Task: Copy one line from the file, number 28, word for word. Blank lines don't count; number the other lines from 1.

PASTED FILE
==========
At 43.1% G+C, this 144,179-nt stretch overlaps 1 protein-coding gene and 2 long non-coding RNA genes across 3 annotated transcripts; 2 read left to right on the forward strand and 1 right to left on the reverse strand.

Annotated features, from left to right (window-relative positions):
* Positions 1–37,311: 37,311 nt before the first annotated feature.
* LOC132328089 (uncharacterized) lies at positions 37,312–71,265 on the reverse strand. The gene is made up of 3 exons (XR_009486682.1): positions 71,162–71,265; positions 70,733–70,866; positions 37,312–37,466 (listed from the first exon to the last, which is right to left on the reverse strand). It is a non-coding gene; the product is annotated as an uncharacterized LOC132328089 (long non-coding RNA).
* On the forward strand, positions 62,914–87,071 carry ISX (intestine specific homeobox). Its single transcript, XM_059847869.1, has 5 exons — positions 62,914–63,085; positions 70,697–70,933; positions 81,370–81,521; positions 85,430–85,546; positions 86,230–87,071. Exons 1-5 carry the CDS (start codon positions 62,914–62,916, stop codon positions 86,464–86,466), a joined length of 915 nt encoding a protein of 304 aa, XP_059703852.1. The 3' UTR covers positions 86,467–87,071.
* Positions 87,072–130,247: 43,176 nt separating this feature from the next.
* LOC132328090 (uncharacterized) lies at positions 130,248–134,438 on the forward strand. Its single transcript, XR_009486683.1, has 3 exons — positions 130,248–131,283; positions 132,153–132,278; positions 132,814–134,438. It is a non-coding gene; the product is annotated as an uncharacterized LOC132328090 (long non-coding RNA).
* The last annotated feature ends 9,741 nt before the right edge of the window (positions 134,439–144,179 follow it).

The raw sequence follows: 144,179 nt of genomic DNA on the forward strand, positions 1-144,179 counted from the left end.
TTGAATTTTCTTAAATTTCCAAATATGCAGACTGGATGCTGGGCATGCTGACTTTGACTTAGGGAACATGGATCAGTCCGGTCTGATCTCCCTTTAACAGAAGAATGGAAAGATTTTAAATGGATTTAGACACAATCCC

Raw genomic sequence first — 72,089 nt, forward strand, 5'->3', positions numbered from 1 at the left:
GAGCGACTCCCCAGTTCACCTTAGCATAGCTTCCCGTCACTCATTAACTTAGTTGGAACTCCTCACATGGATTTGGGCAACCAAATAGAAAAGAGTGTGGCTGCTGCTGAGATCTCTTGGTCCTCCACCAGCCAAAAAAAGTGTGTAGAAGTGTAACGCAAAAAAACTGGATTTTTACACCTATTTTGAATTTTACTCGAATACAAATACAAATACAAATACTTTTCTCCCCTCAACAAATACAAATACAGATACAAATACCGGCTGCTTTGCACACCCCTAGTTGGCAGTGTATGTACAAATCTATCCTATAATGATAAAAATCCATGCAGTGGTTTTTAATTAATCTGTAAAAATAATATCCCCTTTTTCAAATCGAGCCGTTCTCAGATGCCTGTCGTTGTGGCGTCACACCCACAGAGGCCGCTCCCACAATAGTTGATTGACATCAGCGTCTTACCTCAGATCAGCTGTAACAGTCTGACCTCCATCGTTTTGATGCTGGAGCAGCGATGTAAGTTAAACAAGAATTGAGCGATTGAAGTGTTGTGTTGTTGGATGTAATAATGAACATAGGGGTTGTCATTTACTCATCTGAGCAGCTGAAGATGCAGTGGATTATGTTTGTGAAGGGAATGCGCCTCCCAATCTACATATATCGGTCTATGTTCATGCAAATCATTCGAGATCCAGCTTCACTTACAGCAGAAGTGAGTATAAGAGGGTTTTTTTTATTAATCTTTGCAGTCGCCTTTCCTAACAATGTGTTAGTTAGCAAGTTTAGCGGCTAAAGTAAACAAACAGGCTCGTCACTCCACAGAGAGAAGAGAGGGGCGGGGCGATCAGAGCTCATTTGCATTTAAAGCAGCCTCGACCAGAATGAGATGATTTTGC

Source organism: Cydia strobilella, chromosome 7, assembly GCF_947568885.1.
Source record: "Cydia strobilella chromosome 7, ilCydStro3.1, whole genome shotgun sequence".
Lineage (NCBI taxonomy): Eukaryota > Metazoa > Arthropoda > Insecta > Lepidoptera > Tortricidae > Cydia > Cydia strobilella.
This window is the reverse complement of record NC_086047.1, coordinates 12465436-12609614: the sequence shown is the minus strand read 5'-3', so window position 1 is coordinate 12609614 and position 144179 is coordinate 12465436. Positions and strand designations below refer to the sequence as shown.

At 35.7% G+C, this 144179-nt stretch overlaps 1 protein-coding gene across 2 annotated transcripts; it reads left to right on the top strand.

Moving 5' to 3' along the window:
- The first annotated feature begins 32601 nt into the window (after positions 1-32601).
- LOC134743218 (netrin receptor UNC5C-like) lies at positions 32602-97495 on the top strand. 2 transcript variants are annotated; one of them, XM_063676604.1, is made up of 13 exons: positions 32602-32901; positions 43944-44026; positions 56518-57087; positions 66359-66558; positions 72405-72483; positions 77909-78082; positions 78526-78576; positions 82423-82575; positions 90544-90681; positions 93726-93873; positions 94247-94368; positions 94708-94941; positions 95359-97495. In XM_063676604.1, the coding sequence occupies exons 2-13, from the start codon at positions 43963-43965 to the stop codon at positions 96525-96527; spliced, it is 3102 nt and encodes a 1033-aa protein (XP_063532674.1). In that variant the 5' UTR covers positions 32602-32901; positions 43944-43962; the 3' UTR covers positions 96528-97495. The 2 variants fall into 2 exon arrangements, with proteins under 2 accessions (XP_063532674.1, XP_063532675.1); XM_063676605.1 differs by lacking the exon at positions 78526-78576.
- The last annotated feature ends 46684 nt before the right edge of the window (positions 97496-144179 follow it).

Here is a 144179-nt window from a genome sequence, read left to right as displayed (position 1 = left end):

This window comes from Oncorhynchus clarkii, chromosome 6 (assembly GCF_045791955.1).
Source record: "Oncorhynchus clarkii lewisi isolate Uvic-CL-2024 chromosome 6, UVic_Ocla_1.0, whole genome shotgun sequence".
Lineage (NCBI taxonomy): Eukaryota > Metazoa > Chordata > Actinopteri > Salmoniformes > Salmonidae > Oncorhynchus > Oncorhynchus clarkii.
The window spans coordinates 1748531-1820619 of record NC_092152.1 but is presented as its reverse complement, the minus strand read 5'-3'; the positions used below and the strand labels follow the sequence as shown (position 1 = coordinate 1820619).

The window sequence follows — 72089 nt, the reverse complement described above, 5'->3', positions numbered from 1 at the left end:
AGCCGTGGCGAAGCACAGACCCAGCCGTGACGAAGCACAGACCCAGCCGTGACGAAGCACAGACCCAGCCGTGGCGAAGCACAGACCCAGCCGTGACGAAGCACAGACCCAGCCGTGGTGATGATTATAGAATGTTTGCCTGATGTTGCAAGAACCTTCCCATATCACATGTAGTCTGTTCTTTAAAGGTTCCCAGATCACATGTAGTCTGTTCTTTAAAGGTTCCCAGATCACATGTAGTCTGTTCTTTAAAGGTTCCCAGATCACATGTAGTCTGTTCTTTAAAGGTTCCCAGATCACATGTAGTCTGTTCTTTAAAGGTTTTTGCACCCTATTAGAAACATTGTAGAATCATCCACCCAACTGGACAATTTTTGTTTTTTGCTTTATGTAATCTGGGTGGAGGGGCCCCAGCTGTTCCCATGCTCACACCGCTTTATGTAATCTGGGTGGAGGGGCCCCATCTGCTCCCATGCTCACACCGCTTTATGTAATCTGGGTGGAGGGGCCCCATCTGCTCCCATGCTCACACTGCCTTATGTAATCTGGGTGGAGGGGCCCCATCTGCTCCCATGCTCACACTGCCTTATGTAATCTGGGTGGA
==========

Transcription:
AGCCGTGGCGAAGCACAGACCCAGCCGTGACGAAGCACAGACCCAGCCGTGACGAAGCACAGACCCAGCCGTGGCGAAGCACAGACCCAGCCGTGACGAAGCACAGACCCAGCCGTGGTGATGATTATAGAATGTTTGCCTGATGTTGCAAGAACCTTCCCATATCACATGTAGTCTGTTCTTTAAAGGTTCCCAGATCACATGTAGTCTGTTCTTTAAAGGTTCCCAGATCACATGTAGTCTGTTCTTTAAAGGTTCCCAGATCACATGTAGTCTGTTCTTTAAAGGTTCCCAGATCACATGTAGTCTGTTCTTTAAAGGTTTTTGCACCCTATTAGAAACATTGTAGAATCATCCACCCAACTGGACAATTTTTGTTTTTTGCTTTATGTAATCTGGGTGGAGGGGCCCCAGCTGTTCCCATGCTCACACCGCTTTATGTAATCTGGGTGGAGGGGCCCCATCTGCTCCCATGCTCACACCGCTTTATGTAATCTGGGTGGAGGGGCCCCATCTGCTCCCATGCTCACACTGCCTTATGTAATCTGGGTGGAGGGGCCCCATCTGCTCCCATGCTCACACTGCCTTATGTAATCTGGGTGGA